If you’ve been hanging out in the personal development world for a while, you’ve probably heard the advice “go with your gut”. It’s a staple of the self-aware, enlightened success-&-business crowd and I’m a massive advocate.
In fact, I’ve often described the work I do as revolving around “reconnecting people with their unconscious mind”. It’s about hearing what your animal instinct is telling you and it’s a lens through which I can view all my client interactions.
When I was asked to write a post on when NOT to pay attention to your gut intelligence… I was baffled. Until I remembered this story…
How I learned about psychological conditioning – AKA Electro-shock therapy for puppies
When I was a kid, my dad and I volunteered to baby sit a small puppy for our friends while they were out of town for a few weeks. I thought it’d be fun and games – I didn’t expect to sizzle a puppy with electricity OR learn a profound life lesson about mental conditioning.
When the puppy arrived, we quickly discovered that it was in that wonderful teething phase. The tiny little guy was Godzilla to anything within reach. We quickly picked up all the books off the lower bookshelves and hid all our shoes.
That didn’t leave the puppy many options. When he started chewing the power cords of our appliances, we sprang into action and lifted those out of reach too.
All except one.
When you think to remove power cords, you don’t really think about the phone. We’re talking an old school, wired, no-buttons-except-numbers phone… with the cord coming out of the wall and laying on the floor. We might as well have covered it in doggy BBQ sauce!
I’ll admit we were being neglectful puppy-sitters. Confident in our knowledge that all the *real* power cords were safe, we were sitting back and ignoring the little guy. We didn’t realize that, over in the corner, he was slowly chewing his way to the copper of the phone cord.
When the puppies teeth connected with live wire, he shot into the air squealing like a piglet in a butcher shop. He was fine, or at least not so injured that he couldn’t rocket from the room in a split second.
The interesting part was what happened next and for the following weeks. The puppy went back to chewing all kinds of stuff but he wouldn’t go near that corner of the room again.
His experience with electrocution probably felt like an attack and, in the puppy’s mind, that attack definitely came from something in that particular corner.
He went back to chewing anything and everything (including other power cords!) but insistent on skirting around an invisible area of our lounge. It was as if some unseen enemy was lying in wait near the phone.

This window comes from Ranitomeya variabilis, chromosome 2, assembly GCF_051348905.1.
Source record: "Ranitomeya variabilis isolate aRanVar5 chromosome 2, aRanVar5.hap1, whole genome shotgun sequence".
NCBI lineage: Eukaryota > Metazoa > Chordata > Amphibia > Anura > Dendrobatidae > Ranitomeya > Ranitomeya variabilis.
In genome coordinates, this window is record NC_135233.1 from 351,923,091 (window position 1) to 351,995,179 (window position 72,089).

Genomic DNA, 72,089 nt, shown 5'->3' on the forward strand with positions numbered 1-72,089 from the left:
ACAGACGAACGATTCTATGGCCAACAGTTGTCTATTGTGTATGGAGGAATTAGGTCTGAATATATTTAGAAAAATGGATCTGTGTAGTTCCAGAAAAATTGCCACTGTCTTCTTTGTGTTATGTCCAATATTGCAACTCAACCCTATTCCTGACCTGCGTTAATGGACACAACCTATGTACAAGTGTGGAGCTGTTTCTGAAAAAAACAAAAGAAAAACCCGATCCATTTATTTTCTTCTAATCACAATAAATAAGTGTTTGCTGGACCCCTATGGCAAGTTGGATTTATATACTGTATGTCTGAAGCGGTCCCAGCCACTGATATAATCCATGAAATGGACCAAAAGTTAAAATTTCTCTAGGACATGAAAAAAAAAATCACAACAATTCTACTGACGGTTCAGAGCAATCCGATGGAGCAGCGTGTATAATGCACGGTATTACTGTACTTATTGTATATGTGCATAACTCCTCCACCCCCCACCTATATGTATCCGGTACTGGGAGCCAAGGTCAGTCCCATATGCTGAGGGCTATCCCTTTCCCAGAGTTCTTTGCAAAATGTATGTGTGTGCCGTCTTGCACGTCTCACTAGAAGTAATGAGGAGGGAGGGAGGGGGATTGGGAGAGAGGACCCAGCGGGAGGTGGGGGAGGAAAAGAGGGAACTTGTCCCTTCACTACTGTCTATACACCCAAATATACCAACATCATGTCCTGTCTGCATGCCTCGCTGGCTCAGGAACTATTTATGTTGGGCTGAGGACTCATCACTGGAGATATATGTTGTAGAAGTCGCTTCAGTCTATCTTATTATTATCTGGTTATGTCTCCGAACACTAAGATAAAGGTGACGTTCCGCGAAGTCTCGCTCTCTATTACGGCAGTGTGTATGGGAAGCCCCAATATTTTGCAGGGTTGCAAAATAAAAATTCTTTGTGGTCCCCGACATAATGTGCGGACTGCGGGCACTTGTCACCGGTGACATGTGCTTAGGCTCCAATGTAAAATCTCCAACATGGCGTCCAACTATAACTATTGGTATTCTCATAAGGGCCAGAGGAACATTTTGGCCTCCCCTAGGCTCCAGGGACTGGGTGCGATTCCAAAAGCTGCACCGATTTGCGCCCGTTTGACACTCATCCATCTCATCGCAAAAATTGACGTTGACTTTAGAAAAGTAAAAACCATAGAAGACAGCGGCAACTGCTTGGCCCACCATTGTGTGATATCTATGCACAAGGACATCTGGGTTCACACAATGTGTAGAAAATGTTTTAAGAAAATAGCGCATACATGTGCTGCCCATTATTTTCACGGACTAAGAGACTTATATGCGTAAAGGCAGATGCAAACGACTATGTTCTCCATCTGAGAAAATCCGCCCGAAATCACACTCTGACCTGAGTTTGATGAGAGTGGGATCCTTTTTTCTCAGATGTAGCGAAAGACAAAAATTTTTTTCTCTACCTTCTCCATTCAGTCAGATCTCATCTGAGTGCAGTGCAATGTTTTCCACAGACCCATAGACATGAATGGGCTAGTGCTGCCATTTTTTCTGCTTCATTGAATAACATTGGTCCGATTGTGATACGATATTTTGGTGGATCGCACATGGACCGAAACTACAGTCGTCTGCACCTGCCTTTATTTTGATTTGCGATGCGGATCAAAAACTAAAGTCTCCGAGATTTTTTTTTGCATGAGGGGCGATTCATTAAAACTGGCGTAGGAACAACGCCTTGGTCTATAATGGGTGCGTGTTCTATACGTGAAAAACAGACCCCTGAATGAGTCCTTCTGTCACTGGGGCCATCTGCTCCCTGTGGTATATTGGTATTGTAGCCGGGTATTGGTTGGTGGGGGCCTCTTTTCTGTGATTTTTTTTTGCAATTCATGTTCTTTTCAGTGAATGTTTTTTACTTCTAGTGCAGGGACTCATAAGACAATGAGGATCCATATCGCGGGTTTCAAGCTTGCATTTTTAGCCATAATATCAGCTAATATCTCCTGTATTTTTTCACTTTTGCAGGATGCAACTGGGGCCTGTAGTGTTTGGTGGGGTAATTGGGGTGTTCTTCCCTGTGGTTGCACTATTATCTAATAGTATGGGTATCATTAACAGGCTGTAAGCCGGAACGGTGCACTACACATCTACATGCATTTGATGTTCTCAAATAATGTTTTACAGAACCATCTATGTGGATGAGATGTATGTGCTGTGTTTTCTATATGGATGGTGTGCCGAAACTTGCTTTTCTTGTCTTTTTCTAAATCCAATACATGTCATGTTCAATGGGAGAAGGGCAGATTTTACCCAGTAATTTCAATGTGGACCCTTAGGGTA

The puppy had taught himself that pain came from that corner. When I (rather cruelly) experimented by placing his dinner bowl in that corner, he wouldn’t go near it. Instead, he sat on the edge of the imaginary “danger zone”, growling.
Emotional decision making
Our emotion (and therefor our intuition) is the unseen force that sways the decisions we make. When the puppies conditioned (irrational!) fear prevented him from approaching the corner, he was acting on a powerful message from his intuition.
So when is it good to ignore your gut?
Answer: When you’re the puppy and you’re acting on irrational, false emotional conditioning… when your gut is sending you powerful, visceral emotional signals that influence your decisions.
A phobic (which is exactly what the puppy became) fears getting on an airplane or handling a harmless snake… and they feel that fear in their gut. Their intuitive, unconscious self screams out “DANGER!”.
Phobias of creepy crawlies don’t necessarily effect your bottom line, but the same false-conditioning effect can be in place when you consider new investments, work on exciting projects and commit to achieving ambition.
Just like the puppy, your gut can tell you that certain “corners” of life are totally out-of-bounds. And just like the puppy, the experiential evidence your unconscious mind is using to make that decision… can be false.
For years, assumption and intuition (coupled with fear) led humans to believe that sailing too far west would result in falling off the flat world. All through out history, we’ve held ourselves back because our intuition has told us “There be dragons”.
In business, when your gut is telling you “there be dragons” it might be keeping you safe from a very real danger. Or, if you’ve got emotional conditioning clouding your intuition… you might just be missing out on something massive.
My advice to entrepreneurs is to get to work on their emotional baggage. It’s the emotional conditioning that creates the faulty intuitive signals and ALL emotional baggage can be removed and resolved.
When you’ve healed the wounds of your past (for the pup, it took a lot of petting) the irrational fears disappear and the true, trustworthy intelligence of your gut instinct returns.
What do you think? When have you doubted your gut for the right reasons?